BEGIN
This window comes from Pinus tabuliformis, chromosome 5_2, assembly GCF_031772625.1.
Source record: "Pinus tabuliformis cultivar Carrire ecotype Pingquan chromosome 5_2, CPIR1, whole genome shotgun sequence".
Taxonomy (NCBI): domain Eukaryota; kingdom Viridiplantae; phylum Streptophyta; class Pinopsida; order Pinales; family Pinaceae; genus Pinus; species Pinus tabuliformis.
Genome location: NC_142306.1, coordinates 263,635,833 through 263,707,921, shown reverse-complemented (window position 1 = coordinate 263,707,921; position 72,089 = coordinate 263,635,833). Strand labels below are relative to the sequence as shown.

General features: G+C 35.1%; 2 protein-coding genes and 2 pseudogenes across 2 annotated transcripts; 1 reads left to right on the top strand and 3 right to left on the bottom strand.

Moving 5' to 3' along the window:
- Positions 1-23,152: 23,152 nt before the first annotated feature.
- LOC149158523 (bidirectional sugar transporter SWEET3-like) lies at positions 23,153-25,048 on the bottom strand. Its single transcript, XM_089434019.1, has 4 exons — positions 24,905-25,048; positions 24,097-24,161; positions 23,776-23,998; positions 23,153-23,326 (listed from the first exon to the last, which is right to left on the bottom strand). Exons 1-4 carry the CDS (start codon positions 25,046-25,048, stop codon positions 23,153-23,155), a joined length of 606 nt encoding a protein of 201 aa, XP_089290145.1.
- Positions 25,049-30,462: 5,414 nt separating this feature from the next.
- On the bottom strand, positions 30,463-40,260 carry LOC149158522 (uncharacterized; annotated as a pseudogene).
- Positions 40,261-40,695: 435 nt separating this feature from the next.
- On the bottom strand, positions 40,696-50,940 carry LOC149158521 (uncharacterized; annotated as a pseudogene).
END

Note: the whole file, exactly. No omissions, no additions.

This window comes from Pinus tabuliformis, chromosome 5_2, assembly GCF_031772625.1.
Source record: "Pinus tabuliformis cultivar Carrire ecotype Pingquan chromosome 5_2, CPIR1, whole genome shotgun sequence".
Taxonomy (NCBI): domain Eukaryota; kingdom Viridiplantae; phylum Streptophyta; class Pinopsida; order Pinales; family Pinaceae; genus Pinus; species Pinus tabuliformis.
Genome location: NC_142306.1, coordinates 263,635,833 through 263,707,921, shown reverse-complemented (window position 1 = coordinate 263,707,921; position 72,089 = coordinate 263,635,833). Strand labels below are relative to the sequence as shown.

General features: G+C 35.1%; 2 protein-coding genes and 2 pseudogenes across 2 annotated transcripts; 1 reads left to right on the top strand and 3 right to left on the bottom strand.

Moving 5' to 3' along the window:
- Positions 1-23,152: 23,152 nt before the first annotated feature.
- LOC149158523 (bidirectional sugar transporter SWEET3-like) lies at positions 23,153-25,048 on the bottom strand. Its single transcript, XM_089434019.1, has 4 exons — positions 24,905-25,048; positions 24,097-24,161; positions 23,776-23,998; positions 23,153-23,326 (listed from the first exon to the last, which is right to left on the bottom strand). Exons 1-4 carry the CDS (start codon positions 25,046-25,048, stop codon positions 23,153-23,155), a joined length of 606 nt encoding a protein of 201 aa, XP_089290145.1.
- Positions 25,049-30,462: 5,414 nt separating this feature from the next.
- On the bottom strand, positions 30,463-40,260 carry LOC149158522 (uncharacterized; annotated as a pseudogene).
- Positions 40,261-40,695: 435 nt separating this feature from the next.
- On the bottom strand, positions 40,696-50,940 carry LOC149158521 (uncharacterized; annotated as a pseudogene).